Data center bandwidth demands continue to grow, requiring higher capacity and throughput. The 100G/120G Ethernet is no longer new in data center optic market, but it’s still a complex act to efficiently and effectively upgrade existing 10G/40G architectures to these higher data rates, especially in a space-constrained application. In order to explore the approaches of smooth migration to high density 100G/120G network, this post will take multimode 100G/120G CXP module as example, and illustrate some simplified scenarios when upgrading to these higher data rates.
Overview on 100G/120G CXP Module
High density 100G/120G CXP is very popular in the implementations up to 100Gbps for saving-space. This deployment can then leverage the 10G-per-lane channels to distribute the 10G data anywhere in the data center. 100G/120G CXP module is designed to connect with an MTP/MPO-24 connector, which can be divided to 10x10G or 12x10G transceiver pairs. For 120G CXP, it is also possible to separate the signals into three QSFP+ transceivers, and then to three groups of 4x10G transceivers by using an 8 fibers MTP/MPO to LC breakout module or cable.
For two 100GBASE-SR10 modules, direct link can be easily made via 100G MPO cable. For connecting two 120G CXPs, a cost-effective 24 fibers MPO trunk can also work well. Here uses an 24 fibers MPO (female) to MPO (female) OM4 polarity B trunk cable.
Figure 1: direct link for two 100G/120G CXP modules.
In this part, the scenarios applied for 100G to 10G connection, and 120G to 40G or 10G connection will be explained.
Figure 2 shows a direct link for one 100G CFP module and ten 10G SFP+ modules. By using the 24 fibers MPO to LC duplex harness cable, the whole 100G from the CFP transceiver is connected to ten SFP+ transceivers (two LC duplex legs are not used in this link). The fanout legs are available to be the same length or staggered type, so as to meet different applications.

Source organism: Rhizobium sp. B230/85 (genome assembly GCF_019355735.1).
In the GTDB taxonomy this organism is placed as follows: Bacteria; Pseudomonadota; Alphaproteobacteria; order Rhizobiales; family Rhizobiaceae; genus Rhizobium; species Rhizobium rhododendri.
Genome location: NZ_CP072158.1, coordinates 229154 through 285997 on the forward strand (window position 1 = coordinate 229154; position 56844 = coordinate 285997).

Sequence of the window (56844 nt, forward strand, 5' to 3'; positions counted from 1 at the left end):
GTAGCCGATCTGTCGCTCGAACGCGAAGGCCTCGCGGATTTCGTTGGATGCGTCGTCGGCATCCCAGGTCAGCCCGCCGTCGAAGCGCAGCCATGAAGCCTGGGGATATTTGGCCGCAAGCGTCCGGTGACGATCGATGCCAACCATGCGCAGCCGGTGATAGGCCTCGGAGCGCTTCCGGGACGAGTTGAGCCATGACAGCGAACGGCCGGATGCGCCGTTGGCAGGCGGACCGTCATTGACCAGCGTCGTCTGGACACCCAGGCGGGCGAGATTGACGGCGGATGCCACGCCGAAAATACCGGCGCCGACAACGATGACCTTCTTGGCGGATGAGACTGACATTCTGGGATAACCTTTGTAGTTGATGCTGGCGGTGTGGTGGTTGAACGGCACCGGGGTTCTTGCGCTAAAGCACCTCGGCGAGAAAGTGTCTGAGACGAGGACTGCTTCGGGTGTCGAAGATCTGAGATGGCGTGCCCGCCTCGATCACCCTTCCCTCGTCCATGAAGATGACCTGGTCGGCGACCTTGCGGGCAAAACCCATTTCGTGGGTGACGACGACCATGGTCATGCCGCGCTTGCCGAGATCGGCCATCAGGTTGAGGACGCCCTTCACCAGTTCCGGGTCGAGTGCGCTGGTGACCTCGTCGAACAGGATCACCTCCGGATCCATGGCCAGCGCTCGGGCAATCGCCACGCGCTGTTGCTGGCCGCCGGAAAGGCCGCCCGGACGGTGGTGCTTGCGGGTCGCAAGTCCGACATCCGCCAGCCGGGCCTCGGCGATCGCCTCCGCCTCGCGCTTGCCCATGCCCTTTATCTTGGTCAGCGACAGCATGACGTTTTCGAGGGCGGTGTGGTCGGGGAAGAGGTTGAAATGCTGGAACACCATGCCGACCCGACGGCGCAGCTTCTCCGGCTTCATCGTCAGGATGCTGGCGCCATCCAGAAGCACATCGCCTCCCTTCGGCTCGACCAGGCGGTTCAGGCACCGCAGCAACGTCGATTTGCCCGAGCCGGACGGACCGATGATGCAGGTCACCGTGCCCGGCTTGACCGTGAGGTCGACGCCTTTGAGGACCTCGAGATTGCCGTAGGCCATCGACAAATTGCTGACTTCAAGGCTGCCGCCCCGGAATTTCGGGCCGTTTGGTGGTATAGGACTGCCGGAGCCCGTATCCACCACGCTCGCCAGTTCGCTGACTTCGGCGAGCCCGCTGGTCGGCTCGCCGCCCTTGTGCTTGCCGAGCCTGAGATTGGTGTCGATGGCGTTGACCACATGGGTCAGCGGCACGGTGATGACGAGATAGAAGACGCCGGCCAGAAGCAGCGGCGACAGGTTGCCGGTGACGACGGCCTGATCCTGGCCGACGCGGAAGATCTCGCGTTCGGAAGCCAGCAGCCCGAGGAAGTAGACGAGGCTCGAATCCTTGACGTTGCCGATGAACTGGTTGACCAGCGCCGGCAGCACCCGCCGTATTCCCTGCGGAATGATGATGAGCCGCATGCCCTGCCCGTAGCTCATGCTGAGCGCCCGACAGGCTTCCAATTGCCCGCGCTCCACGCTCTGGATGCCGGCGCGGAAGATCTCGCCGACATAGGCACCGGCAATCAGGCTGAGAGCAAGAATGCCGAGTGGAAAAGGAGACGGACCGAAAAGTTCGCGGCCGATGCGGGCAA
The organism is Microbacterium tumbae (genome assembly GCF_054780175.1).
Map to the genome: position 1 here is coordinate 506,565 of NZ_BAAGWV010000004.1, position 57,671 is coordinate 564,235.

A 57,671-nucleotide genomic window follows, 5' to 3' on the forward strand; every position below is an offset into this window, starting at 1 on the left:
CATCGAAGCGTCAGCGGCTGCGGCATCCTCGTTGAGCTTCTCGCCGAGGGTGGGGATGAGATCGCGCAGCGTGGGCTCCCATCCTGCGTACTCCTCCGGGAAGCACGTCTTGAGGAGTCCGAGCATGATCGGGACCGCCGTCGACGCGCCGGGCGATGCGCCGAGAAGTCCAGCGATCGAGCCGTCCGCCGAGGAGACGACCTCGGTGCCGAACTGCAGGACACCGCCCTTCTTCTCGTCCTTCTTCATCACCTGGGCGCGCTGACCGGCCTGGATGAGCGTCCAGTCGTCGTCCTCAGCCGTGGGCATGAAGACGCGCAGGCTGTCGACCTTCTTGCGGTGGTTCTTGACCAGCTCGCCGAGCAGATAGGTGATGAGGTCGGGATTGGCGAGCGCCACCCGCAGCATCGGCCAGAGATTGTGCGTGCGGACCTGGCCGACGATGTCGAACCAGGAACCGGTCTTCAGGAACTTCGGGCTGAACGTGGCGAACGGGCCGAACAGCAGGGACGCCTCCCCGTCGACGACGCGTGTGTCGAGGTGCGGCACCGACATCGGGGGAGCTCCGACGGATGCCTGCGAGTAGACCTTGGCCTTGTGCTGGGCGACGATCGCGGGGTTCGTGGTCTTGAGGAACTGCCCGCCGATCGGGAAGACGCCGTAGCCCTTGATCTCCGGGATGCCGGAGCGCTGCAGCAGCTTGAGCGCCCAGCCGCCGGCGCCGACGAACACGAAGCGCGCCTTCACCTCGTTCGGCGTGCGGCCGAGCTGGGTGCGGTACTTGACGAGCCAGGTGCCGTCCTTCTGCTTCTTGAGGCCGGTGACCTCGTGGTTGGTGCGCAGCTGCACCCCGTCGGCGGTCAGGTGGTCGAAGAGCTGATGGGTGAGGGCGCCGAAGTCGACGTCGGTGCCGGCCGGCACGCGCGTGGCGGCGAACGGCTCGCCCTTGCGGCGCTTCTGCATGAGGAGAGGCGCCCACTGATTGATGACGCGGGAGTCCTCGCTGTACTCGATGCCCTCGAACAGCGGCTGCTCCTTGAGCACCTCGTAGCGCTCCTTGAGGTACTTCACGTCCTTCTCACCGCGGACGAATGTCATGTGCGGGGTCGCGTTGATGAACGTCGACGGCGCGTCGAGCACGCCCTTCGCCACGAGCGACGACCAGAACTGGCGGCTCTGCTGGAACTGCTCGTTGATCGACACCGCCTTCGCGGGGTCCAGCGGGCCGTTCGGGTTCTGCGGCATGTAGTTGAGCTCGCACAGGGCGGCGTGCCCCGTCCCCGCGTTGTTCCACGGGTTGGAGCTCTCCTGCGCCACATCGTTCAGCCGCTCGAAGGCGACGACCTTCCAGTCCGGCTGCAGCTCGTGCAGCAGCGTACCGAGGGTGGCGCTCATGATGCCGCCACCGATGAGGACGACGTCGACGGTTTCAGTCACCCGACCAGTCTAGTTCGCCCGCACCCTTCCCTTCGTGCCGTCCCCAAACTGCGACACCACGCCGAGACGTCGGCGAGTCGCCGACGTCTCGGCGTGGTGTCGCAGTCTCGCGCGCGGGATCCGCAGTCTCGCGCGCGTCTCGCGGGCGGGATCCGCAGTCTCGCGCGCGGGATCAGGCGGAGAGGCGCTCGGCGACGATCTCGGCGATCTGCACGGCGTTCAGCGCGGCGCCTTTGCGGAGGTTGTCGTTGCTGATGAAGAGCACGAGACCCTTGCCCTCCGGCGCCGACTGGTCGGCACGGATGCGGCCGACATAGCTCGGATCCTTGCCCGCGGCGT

Figure 2: direct link for a 100G CFP to 10x10G SFP+s.
In figure 3, the interconnect for CFP and SFP+ transceivers is more flexible than the direct link. Here the 160 fibers MTP/MPO (male) breakout patch panel allows connectivity to any duplex path reachable by the patch panel. This method offers ultimate flexibility in allowing connectivity to any row, rack or shelf. Moreover, this breakout module can support up to eight groups of this 100G to 10x10G transmission. In such a high density link, it is suggested to use HD patch cables or LC uniboot patch cables to enable quicker and better cable management.
Figure 3: interconnect solution for 100G CFP to 10x10G SFP+s.
When directly connecting one 120G CXP to twelve 10G SFP+ transceivers, a 24 fibers MTP-24 to 12 LC harness cables can do the job well. Here we use a customized high density bend insensitive female MTP-24 to 12 LC duplex OM4 breakout cable.
Figure 4: direct link for 120G to 12x10G transceivers.
An option for breaking out a 120G CXP to three 40G QSFP+s is to use the 1×3 MTP/MPO conversion harness cable. Figure 5 illustrates implementation of a 1×24 strand MTP to 3×8 strand MTP conversion harness cable. Like the 12x10G segregation mentioned above, once split, the 3×8-fiber QSFP+ channels can be distributed through patch panels and 12-fiber based trunking to any area of the data center.
Figure 5: hybrid link for 120G CXP to 40G QSFP+s and 10G SFP+s.
This article has illustrated some simplified implementation examples of 100G/120G CXP modules. 24 fibers MTP/MPO trunk cable are suited for connecting two CXP modules. Breakout cables can achieve quick connection for CXP and QSFP+ or SFP+ optics, but when flexible patching is needed in the link, it would be better to adopt breakout patch panel. If you need 100G optics, FS.COM can offer you fully tested compatible 100GBASE-SR10, 100GBASE-SR4, 100GBASE-LR4 and 100GBASE-ER4 transceivers, etc.